The Calm Blue Sea’s lushly textured sound is a study in contrast. The Austin, Texas band’s music, like its oceanic name, is at once beautiful and violent, transcendent and triumphant. With songs structured by minutes rather than measures, the foursome marries post-rock fugues with classically-inspired arrangements, the aggression and heaviness of metal, the artiness of indie rock and the widescreen expanse of a film score. The end result is stunning.
Fresh off the heels of the 2011 reissue of their debut album, The Calm Blue Sea is back with Arrivals & Departures, their overdue sophomore offering and one of the most anticipated recent releases to come out of the fertile Austin music scene.
Originally formed in late 2007, The Calm Blue Sea emerged quickly with their self-released 2008 debut. The eponymous full-length broadened the band’s reach to a worldwide audience and set the foundation for a flurry of activity over the next year. Months after the release, and days after returning home from their first American tour, The Calm Blue Sea wasted no time in immersing themselves in their next creative endeavor: writing and performing an original score to the 1924 Fritz Lang film entitled Siegfried (thecalmbluesea.com/siegfried).
While the undertaking was fraught with exhaustion and the stress of deadlines, creating the 96-minute score unearthed new methods of articulation within the band as the writing process evolved to satisfy the specificity of expression that the project required. Siegfried came to life in a one-time performance of the score in front of a sold out audience at Austin’s historic Ritz Theater and a limited edition release in the fall of 2009.
Due to the emotional and financial stress of constant activity, managing every process internally, and sudden lineup changes, the remaining members decided at the end of the their second tour in 2009 to take time apart from the band and ultimately each other.
Eventually, however, the gravitational pull was too strong and guitarist/vocalist Chris Patin, drummer Stephen Bidwell, and bassist Kyle Robarge reunited in late 2010. After filling out the fragmented lineup with Taylor Wilkins on guitar, the band took one last look to the past with the reissue of their debut LP on Modern Outsider Records, garnering praise from the likes of Esquire and NPR Music, who noted, “The Calm Blue Sea’s epic thunderings are far too beautiful to dismiss.”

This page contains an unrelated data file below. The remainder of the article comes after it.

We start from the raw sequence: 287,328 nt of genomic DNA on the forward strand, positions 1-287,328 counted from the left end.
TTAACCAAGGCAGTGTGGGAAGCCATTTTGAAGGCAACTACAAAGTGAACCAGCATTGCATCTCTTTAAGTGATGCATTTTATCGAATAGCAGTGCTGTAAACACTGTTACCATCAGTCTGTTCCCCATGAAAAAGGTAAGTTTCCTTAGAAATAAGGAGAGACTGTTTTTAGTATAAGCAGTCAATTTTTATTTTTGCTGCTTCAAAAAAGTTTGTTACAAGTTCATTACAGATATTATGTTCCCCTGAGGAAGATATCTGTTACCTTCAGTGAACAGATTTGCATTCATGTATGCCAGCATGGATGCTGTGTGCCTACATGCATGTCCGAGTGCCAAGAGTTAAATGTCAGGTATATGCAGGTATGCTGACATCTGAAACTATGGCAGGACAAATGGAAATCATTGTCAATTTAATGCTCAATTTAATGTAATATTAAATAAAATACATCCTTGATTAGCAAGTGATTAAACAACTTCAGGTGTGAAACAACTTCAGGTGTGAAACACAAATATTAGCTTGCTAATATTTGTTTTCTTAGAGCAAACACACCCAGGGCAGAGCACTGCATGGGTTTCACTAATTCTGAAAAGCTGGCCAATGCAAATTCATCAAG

Following their return to the stage at SXSW 2011, the band started the unexpectedly arduous task of writing their next album. “As a writing team we were essentially starting over. It was very much a brand new band in that sense, and we had to go through all of the initial struggling and stumbling of learning to collaborate with a whole new team, while attempting to come up with a drastically different end product at the same time,” Bidwell says.
“Finally we hit our stride though,” says Patin. “Those first couple of songs were painful to create, but eventually we learned how to communicate again and we started to understand where each person was coming from and which direction they wanted to push this band.”
By early 2012, the band was back at Cacophony Recorders with engineer Erik Wofford (The Black Angels, White Denim), four years removed from the 2008 weekend when they first stepped foot in that same studio to record their self-titled debut.
“While crafting this record we lived outside of our individual comfort zones and challenged each other to shake free of the expectations of what our music is supposed to be,” Patin continues. “I think we’ve finally established our identity. Comparisons are inevitable but my hope is that if someone really listens to this record they’ll hear something unique.”
“We've all been waiting a long time for this record,” Robarge says. “Now that it's finished it's obvious that this is the record we needed to make -- it really bridges the gap from the band we've been in the past to the band we've become now, and there's still a lot of growth happening in every new song we write. It's going to be very exciting to see how people react.”